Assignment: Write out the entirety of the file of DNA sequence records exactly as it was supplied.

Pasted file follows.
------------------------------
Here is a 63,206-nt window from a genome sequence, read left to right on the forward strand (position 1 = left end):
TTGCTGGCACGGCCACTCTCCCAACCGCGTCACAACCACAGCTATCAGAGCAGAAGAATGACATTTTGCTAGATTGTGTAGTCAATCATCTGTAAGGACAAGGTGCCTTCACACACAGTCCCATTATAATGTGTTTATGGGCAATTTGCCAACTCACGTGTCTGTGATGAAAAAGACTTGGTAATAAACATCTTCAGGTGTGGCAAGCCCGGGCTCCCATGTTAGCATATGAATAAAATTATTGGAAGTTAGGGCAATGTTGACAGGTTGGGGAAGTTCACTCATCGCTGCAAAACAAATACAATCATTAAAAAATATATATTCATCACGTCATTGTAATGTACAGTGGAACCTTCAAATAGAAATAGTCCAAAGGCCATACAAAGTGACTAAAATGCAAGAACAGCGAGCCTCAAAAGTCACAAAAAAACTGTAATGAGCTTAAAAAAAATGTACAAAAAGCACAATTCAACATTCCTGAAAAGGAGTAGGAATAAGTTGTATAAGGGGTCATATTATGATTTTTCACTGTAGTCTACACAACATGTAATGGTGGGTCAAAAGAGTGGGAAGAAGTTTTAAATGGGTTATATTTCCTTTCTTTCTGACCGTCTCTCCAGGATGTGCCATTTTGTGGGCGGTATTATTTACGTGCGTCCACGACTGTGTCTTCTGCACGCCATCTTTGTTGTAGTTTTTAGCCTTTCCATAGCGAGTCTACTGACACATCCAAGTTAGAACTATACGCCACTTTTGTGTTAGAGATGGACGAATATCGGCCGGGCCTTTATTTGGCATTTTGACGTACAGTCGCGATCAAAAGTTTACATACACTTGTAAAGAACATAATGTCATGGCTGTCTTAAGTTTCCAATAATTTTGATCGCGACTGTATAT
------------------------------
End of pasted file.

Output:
Here is a 63,206-nt window from a genome sequence, read left to right on the forward strand (position 1 = left end):
TTGCTGGCACGGCCACTCTCCCAACCGCGTCACAACCACAGCTATCAGAGCAGAAGAATGACATTTTGCTAGATTGTGTAGTCAATCATCTGTAAGGACAAGGTGCCTTCACACACAGTCCCATTATAATGTGTTTATGGGCAATTTGCCAACTCACGTGTCTGTGATGAAAAAGACTTGGTAATAAACATCTTCAGGTGTGGCAAGCCCGGGCTCCCATGTTAGCATATGAATAAAATTATTGGAAGTTAGGGCAATGTTGACAGGTTGGGGAAGTTCACTCATCGCTGCAAAACAAATACAATCATTAAAAAATATATATTCATCACGTCATTGTAATGTACAGTGGAACCTTCAAATAGAAATAGTCCAAAGGCCATACAAAGTGACTAAAATGCAAGAACAGCGAGCCTCAAAAGTCACAAAAAAACTGTAATGAGCTTAAAAAAAATGTACAAAAAGCACAATTCAACATTCCTGAAAAGGAGTAGGAATAAGTTGTATAAGGGGTCATATTATGATTTTTCACTGTAGTCTACACAACATGTAATGGTGGGTCAAAAGAGTGGGAAGAAGTTTTAAATGGGTTATATTTCCTTTCTTTCTGACCGTCTCTCCAGGATGTGCCATTTTGTGGGCGGTATTATTTACGTGCGTCCACGACTGTGTCTTCTGCACGCCATCTTTGTTGTAGTTTTTAGCCTTTCCATAGCGAGTCTACTGACACATCCAAGTTAGAACTATACGCCACTTTTGTGTTAGAGATGGACGAATATCGGCCGGGCCTTTATTTGGCATTTTGACGTACAGTCGCGATCAAAAGTTTACATACACTTGTAAAGAACATAATGTCATGGCTGTCTTAAGTTTCCAATAATTTTGATCGCGACTGTATAT